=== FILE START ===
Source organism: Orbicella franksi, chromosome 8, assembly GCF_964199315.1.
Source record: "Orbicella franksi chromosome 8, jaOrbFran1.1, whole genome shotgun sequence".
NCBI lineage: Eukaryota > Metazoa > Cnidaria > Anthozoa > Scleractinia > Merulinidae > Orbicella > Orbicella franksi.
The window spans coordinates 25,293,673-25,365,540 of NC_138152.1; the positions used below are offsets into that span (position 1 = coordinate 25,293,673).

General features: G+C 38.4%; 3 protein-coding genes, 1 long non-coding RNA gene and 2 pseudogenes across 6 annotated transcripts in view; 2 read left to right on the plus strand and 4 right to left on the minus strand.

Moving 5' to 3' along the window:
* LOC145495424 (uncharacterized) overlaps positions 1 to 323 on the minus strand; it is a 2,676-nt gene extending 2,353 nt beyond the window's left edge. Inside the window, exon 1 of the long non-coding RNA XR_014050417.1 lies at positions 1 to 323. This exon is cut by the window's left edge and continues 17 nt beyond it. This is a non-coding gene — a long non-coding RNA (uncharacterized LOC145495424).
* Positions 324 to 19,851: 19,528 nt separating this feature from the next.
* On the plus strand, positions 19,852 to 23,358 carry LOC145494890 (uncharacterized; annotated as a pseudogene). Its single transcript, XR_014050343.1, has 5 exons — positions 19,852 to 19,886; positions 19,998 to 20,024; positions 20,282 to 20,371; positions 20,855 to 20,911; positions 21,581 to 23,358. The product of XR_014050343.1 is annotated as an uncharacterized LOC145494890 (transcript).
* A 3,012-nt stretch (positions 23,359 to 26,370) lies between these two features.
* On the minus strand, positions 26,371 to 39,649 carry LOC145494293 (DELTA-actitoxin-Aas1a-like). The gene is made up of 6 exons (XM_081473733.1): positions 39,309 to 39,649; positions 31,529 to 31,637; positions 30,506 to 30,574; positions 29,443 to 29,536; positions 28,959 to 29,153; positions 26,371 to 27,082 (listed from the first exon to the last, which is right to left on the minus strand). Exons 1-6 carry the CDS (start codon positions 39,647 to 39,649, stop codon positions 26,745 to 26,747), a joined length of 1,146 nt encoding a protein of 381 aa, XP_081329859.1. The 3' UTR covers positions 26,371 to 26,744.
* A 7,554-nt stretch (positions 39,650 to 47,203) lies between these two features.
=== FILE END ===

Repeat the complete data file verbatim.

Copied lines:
Source organism: Orbicella franksi, chromosome 8, assembly GCF_964199315.1.
Source record: "Orbicella franksi chromosome 8, jaOrbFran1.1, whole genome shotgun sequence".
NCBI lineage: Eukaryota > Metazoa > Cnidaria > Anthozoa > Scleractinia > Merulinidae > Orbicella > Orbicella franksi.
The window spans coordinates 25,293,673-25,365,540 of NC_138152.1; the positions used below are offsets into that span (position 1 = coordinate 25,293,673).

General features: G+C 38.4%; 3 protein-coding genes, 1 long non-coding RNA gene and 2 pseudogenes across 6 annotated transcripts in view; 2 read left to right on the plus strand and 4 right to left on the minus strand.

Moving 5' to 3' along the window:
* LOC145495424 (uncharacterized) overlaps positions 1 to 323 on the minus strand; it is a 2,676-nt gene extending 2,353 nt beyond the window's left edge. Inside the window, exon 1 of the long non-coding RNA XR_014050417.1 lies at positions 1 to 323. This exon is cut by the window's left edge and continues 17 nt beyond it. This is a non-coding gene — a long non-coding RNA (uncharacterized LOC145495424).
* Positions 324 to 19,851: 19,528 nt separating this feature from the next.
* On the plus strand, positions 19,852 to 23,358 carry LOC145494890 (uncharacterized; annotated as a pseudogene). Its single transcript, XR_014050343.1, has 5 exons — positions 19,852 to 19,886; positions 19,998 to 20,024; positions 20,282 to 20,371; positions 20,855 to 20,911; positions 21,581 to 23,358. The product of XR_014050343.1 is annotated as an uncharacterized LOC145494890 (transcript).
* A 3,012-nt stretch (positions 23,359 to 26,370) lies between these two features.
* On the minus strand, positions 26,371 to 39,649 carry LOC145494293 (DELTA-actitoxin-Aas1a-like). The gene is made up of 6 exons (XM_081473733.1): positions 39,309 to 39,649; positions 31,529 to 31,637; positions 30,506 to 30,574; positions 29,443 to 29,536; positions 28,959 to 29,153; positions 26,371 to 27,082 (listed from the first exon to the last, which is right to left on the minus strand). Exons 1-6 carry the CDS (start codon positions 39,647 to 39,649, stop codon positions 26,745 to 26,747), a joined length of 1,146 nt encoding a protein of 381 aa, XP_081329859.1. The 3' UTR covers positions 26,371 to 26,744.
* A 7,554-nt stretch (positions 39,650 to 47,203) lies between these two features.